Aperture & Family Portrait

Discussion in 'Portraits and Fashion' started by s._wilson|1, Jul 30, 2008.

  1. I apoligize for the truly an ignorant question I have: Other than playing around for the last year with my Canon 40D,
    only now am I going to get serious and develope my portfolio. I have searched and read many forums about Shutter
    Speed, Aperture and ISO settings, definitions, ideals etc. BUT putting into practice I have not done much of and I
    losing sleep over screwing up my next photography session with out of focus photos...
    QUESTION: I have a family of three (mom, dad, and toddler) I am photography outdoors. Some shots taken will not
    be perfectly posed together, I'm sure. With portraits, I read to set my f stop to 1.8- 2.8 to get the beautiful focus on
    the subject and drown out background. But all examples of this show the subject just being one person. Does a f
    2.8 work well for a small group setting such as three? I read forums suggesting the aperture to be set to f8- f11 for
    groups to ensure all are in focus. Obviously less of the effect I'm trying to create is applied. I'm just so worried
    someone will end up out of focus with the larger aperture. Would you reccomend an ideal aperture that is still
    considered "safe"?
  2. You need to experiment with this effect to get it right. Basically you are talking about depth of field and the plane of focus within that depth shifts basically on two parameters, the distance from the subject and the aperture setting. Back when I was taught photography, just a bit before Nelson lost his eye :) , we would set up various articles along a table and but focussing on the item in the middle distance we would take a series of test shots at different apertures to learn exactly what was in focus at what fstop.

    Just remember you need to get sharp focus on the eyes for a good portrait, so I am guessing you are going to want to shoot in Aperture Priority and experiment from there. With a digital camera you can see the difference in the shots pretty much instantly, so as you are unsure, try bracketing, i.e. take several shots either closing down or opening up the aperture as you go. My best guess is that you will end up in the F4 to F5.6 range, but give it a try. Or as my old teacher the late great John Taylor would say, if you want to know if it is going to be sharp then suck it and see!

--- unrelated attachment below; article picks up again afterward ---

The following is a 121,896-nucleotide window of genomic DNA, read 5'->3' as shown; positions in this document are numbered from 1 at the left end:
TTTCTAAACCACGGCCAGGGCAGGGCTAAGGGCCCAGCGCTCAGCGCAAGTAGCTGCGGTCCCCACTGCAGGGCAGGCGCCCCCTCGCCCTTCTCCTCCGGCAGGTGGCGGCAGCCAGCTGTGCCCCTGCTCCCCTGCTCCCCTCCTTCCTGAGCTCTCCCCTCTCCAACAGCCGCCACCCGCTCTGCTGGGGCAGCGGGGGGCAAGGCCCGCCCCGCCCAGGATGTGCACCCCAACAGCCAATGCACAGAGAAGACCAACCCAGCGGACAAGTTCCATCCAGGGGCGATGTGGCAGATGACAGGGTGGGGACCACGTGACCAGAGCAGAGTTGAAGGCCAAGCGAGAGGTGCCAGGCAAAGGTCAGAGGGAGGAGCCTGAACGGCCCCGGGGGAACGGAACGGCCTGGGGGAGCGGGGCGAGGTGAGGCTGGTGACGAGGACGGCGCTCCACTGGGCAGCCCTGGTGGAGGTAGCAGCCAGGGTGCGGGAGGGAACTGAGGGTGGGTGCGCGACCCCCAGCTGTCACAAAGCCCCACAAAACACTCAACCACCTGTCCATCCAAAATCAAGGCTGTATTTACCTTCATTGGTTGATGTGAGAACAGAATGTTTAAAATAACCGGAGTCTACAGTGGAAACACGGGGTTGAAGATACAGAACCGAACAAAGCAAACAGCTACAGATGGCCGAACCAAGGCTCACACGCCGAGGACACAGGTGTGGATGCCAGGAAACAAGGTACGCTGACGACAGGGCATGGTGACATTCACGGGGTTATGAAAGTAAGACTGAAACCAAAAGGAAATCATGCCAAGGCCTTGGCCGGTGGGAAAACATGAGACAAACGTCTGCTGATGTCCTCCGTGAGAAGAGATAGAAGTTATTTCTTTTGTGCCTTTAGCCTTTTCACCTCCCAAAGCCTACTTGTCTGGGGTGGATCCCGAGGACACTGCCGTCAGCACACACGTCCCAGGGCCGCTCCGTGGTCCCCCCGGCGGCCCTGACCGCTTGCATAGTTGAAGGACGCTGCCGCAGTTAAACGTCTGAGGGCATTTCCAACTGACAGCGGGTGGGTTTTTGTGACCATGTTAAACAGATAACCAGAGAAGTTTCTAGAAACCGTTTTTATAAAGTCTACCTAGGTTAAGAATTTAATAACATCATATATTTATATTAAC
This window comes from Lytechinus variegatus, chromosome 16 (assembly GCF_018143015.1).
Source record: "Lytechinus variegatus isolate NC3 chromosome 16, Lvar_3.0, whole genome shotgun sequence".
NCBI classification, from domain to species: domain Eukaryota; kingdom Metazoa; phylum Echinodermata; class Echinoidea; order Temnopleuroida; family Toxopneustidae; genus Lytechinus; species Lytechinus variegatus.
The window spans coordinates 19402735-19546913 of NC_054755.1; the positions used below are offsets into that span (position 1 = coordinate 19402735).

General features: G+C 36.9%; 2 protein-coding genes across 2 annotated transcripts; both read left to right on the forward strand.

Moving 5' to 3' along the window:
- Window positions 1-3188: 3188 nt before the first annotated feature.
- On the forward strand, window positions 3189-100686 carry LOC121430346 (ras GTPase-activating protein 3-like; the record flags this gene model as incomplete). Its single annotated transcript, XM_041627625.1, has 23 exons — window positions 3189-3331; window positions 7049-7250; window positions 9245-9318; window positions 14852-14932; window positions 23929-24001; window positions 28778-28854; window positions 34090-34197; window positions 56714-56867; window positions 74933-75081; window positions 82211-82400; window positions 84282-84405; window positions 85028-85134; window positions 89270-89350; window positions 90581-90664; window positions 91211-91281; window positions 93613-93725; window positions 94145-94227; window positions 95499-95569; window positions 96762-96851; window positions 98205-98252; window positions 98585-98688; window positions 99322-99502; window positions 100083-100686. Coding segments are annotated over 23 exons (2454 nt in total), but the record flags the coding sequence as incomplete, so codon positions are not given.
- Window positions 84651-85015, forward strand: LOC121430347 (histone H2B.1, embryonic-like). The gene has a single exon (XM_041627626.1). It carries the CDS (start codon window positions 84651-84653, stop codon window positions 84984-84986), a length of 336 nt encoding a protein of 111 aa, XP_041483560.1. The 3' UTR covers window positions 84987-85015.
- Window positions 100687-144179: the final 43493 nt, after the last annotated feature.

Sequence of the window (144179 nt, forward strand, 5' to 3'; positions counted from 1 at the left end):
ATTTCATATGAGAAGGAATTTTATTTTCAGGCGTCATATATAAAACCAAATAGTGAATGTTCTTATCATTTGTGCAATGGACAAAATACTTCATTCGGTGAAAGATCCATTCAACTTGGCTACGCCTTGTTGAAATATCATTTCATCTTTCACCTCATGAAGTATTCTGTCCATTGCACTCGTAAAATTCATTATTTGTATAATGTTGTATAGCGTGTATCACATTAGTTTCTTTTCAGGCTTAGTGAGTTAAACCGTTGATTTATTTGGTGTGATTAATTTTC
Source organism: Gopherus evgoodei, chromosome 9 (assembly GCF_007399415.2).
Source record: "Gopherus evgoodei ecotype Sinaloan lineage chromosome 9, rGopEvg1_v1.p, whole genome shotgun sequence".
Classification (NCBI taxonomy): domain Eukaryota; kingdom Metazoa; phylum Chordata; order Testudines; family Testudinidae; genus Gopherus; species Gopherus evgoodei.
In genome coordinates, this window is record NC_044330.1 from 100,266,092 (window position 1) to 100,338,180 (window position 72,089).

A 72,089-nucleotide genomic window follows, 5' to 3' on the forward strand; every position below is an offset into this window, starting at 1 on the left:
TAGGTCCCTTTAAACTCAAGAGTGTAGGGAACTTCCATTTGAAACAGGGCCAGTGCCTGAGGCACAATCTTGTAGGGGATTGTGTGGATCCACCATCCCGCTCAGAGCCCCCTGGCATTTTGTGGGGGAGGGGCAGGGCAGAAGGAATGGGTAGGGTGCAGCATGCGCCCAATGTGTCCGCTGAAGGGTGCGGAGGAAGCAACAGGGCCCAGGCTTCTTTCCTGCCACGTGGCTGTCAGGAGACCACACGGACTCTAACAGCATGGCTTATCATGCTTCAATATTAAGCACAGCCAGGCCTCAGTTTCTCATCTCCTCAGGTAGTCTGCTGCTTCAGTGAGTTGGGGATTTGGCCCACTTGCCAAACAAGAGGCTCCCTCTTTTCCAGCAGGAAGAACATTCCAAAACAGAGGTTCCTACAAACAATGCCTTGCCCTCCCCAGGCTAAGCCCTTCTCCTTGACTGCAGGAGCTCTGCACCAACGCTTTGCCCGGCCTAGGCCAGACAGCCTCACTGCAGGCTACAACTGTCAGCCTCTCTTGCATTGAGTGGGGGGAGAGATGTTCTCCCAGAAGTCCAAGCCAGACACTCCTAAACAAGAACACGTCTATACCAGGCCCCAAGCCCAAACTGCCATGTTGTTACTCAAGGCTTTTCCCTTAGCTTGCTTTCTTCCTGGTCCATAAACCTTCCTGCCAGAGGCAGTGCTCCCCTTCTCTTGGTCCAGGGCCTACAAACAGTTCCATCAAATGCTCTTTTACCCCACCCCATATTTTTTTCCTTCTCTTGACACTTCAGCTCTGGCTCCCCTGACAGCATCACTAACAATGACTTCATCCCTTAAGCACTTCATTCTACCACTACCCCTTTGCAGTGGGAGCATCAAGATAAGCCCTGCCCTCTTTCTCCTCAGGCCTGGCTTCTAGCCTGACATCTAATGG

Hope this helps

  3. Shayna,

    Safe probably would be f8 - f11. Ideal would be an aperture where only the people are in focus and everything else is out of focus. What aperture that is depends on the focal length of the lens and camera to subject distance. There is a depth of field calculator on this site somewhere if I recall. The best part about digital is you can look at the photos on the cameras LCD screen and confirm that everyone is in focus. If you camera has a DOF switch you can use that to see whats in focus by looking through the viewfinder.

    If this is to be a formal family portrait I would highly recommend the use of a tripod if you have one. A remote shutter release would also be useful so you can get out from behind the camera and interact with the family while taking the pictures.
  4. When you're doing a group photo, there is also an issue of camera-to-subject distance. If you shoot from ten feet, depth of field will be greater than if you shoot from five feet with the same aperture. Close-up work at very short distances (inches) results in a depth of field that can be measured in millimeters.<p>
    Easy answer: chimp. Take a test shot, preview it on your LCD, and if possible zoom in on your picture to examine sharpness critically. If the face focused on is sharp and the others aren't, you need a smaller aperture, and either a slower shutter speed, a higher ISO, or a supplementary light source like flash.
  5. To to dofmaster.com. Read up on DOF. There is no one safe aperture range, as DOF varies according to focal length, subject distance, and f stop. You could use the smaller apertures as a safety, but you may be wasting an opportunity to throw the background more OOF.
  6. Does your camera have a DOF preview button? Try using that. At least with my film SLR the DOF button on my lenses gives me a fairly good indicator of what the DOF actually is. Chimping should help as well. What sort of lens are you planning on using? Working distance?

    If you are using a 50mm lens on your 40d for the group shots with a 15ft working range you should be able to get everyone in good focus with an F/4 aperature if the toddler is sitting on one of the parent's lap.
  7. I just did this group shot two weeks ago. It was shot at f7.1 (160/100) and the girls on the edge were a little soft. I focused on the 2nd girl, and she's tack sharp. I think f11 would have got me there.
  8. >> I just did this group shot two weeks ago
    "St Pterersburg" ? ;)

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